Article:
Examples
  1. A student complains that she did poorly on a test because the instructions were not “pacific” [rather than “specific”] enough.
  2. A nursing student confuses digoxin and digitoxin or gives a patient Xanax instead of Zantac.
  3. An employee of a catering company is asked to put the “cake” on the table at a social function and is reprimanded because he put the “keg” on the table instead.

Instructional Goal

Students will practice identifying, discriminating, analyzing and segmenting phonemic sounds in isolation and in context.

Instructional Considerations

When phonemic awareness is a weakness in adults, the training process must be intensive over time. Initial and adjunct tasks associated with human voices and one-to-one interaction should be used to facilitate tactile awareness and to encourage functional application. Increases in difficulty and complexity of tasks should be gradual.

 

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Software Characteristics

Sound and graphics should be of high quality

Production of phonemic sounds should replicate human voice as closely as possible. Graphic demonstrations or identifications should also be clear.

Software should provide a variety of activities, be motivating, and yet not be childish

Because this type of practice can quickly become boring, it is important that a variety of tasks and reinforcements be available. Many of the software products for this skill have been developed for children, which can be demeaning for adult students.

Feedback should be educational

Information relevant to the correct answer should be highlighted (perhaps as cues), and there should be feedback to explain ways the inaccurate response did relate to the correct answer, and how it did not.

Software should require mastery before student can advance to a higher level

Some software allows the student to move ahead independently or with too little evidence of task mastery. Confusion and frustration will result if a student advances without complete mastery in this skill.

The software should control for carefully sequenced activities

Phonemic awareness involves skills that must develop in careful order. The instructor should be able to control which aspects of the program would be appropriate for the student at a given time.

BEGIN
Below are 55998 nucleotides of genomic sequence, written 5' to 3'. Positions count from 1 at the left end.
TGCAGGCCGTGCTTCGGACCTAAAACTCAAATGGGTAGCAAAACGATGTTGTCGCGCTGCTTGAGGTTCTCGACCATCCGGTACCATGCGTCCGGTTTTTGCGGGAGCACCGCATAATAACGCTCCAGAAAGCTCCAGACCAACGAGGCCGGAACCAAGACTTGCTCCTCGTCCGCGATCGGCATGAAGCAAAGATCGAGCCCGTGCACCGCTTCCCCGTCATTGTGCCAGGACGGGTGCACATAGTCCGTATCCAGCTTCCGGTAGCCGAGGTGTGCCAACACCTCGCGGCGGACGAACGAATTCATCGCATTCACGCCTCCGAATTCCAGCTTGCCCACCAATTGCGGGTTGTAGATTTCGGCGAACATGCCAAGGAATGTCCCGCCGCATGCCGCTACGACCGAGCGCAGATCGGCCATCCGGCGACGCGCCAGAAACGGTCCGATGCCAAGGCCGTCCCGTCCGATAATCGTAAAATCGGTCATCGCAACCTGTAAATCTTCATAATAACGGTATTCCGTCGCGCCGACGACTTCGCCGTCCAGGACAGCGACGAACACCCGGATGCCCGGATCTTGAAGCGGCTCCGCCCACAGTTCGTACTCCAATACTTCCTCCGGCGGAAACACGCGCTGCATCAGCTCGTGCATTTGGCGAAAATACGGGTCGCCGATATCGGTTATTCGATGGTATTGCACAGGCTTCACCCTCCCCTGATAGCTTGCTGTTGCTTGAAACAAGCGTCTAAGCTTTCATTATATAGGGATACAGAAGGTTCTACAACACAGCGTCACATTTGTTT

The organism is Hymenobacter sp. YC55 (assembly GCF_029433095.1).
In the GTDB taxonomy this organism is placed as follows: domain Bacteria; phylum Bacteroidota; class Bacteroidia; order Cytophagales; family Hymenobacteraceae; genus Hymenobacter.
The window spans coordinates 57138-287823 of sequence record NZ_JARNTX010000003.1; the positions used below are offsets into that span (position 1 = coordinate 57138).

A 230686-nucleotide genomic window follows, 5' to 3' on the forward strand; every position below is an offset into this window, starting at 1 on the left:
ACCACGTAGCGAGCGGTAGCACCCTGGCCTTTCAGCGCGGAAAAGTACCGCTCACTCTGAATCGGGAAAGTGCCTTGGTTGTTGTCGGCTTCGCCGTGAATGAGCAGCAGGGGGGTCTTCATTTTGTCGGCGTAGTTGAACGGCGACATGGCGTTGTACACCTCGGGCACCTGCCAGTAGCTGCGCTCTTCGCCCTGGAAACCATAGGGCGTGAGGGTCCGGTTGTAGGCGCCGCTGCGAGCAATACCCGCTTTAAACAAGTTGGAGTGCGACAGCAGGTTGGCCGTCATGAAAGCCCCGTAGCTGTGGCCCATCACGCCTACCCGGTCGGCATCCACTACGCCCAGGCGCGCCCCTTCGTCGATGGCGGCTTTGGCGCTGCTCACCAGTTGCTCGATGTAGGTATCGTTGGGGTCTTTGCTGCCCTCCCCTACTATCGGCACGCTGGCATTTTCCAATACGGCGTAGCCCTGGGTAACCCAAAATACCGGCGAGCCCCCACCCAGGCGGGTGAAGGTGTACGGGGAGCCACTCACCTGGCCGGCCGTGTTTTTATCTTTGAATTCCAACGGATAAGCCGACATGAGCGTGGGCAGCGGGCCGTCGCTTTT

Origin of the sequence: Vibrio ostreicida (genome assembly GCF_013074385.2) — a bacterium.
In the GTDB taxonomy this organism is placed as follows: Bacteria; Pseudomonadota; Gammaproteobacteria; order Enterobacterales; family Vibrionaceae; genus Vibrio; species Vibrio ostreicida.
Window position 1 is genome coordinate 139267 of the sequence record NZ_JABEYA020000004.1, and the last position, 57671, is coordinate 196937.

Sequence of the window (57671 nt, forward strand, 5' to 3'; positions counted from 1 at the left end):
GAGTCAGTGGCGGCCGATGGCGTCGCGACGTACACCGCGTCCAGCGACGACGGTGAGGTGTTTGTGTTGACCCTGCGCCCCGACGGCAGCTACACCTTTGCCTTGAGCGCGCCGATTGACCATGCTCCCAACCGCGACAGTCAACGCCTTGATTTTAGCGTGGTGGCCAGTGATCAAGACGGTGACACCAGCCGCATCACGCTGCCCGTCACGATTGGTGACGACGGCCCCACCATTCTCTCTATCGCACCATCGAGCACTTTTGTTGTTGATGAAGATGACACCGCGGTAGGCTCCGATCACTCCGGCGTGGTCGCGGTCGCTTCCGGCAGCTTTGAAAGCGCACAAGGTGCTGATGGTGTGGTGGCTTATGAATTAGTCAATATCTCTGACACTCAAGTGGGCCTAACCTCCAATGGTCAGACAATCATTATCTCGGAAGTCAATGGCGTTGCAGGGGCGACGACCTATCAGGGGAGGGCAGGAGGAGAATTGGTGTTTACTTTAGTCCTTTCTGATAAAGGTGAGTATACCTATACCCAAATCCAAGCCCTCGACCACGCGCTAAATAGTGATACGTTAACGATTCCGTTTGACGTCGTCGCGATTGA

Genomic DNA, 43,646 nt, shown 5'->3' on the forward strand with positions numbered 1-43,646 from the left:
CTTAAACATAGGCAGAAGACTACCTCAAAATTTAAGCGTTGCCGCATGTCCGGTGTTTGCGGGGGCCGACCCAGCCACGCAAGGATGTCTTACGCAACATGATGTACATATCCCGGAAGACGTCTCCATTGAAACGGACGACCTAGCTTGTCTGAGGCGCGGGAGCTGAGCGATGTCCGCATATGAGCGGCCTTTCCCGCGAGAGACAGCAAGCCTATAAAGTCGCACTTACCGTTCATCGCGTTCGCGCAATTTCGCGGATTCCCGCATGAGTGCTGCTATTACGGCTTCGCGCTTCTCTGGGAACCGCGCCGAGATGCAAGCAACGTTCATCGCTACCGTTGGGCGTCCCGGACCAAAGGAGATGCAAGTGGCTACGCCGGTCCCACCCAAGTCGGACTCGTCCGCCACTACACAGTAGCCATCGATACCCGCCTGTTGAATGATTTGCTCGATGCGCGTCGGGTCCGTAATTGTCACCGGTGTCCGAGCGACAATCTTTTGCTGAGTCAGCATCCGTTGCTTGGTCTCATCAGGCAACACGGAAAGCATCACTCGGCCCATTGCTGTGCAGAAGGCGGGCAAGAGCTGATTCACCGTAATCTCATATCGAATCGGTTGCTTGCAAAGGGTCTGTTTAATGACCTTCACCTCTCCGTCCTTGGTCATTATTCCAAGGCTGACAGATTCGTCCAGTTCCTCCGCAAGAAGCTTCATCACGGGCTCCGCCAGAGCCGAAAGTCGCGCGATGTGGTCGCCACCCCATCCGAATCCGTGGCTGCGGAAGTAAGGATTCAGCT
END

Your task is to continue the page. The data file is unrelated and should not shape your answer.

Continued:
Recommended Software

Fast ForWord Literacy/Literacy Advanced/Reading Prep (Scientific Learning)

This program uses a game format to systematically train auditory processing skills to improve listening and language processing (as a basis for reading and functional listening skills) from the phoneme to short paragraph level. The 50 minute protocol strongly recommends 5 days a week until all skills are mastered (approx. 6-8 weeks for most students).

Literacy lays the basic foundation and Literacy Advanced gives the students new ways to build the same skills as the information they process gets more complex and moves into more reading.

The research basis and individualization of the rate of delivery of the stimuli (via internet connection) to each student to keep them successful, but challenged and motivated, makes this the gold standard for software programs.

Students have to listen, watch and respond using a keyboard or mouse so other integrated skills are built as well, such as visual processing and visual memory, even though they are not a direct focus.

Locutour Literacy (Learning Fundamentals)

This set of programs helps set the foundation for reading using excellent visual presentations and video clips. It uses the format that Lindamood-Bell pioneered for auditory discrimination and practice using all modalities.

Lindamood Phoneme Sequencing Program CD-ROM (Gander Publishing)

Designed to be used in conjunction with instruction on phonemic awareness, this program provides additional practice with visual/auditory input.

Earobics (Cognitive Concepts)

This program provides auditory memory and auditory processing exercises for student practice.

Brain Fitness Program (Posit Science)

Through adaptive training that is continuously customized for an individual user’s brain performance, the training program clearly defines goals and shows progress history and achievments.

The training program stores complete training data and presents it in a user-friendly set of feedback/progress screens that occur at the end of each exercise and the end of each training session. In addition (optionally, at the user’s request), the training program securely and confidentially uploads all training data where more detailed analyses and feedback can be performed by a phone call to Posit customer service.

The training program presents instructional material in printed form (for reading-focused learning styles), in example form (for auditory learners), and through practice (for experiential learners); in addition the training exercises continuously adapt to the brain performance of each individual learner thus maximizing the learning that an individual performs.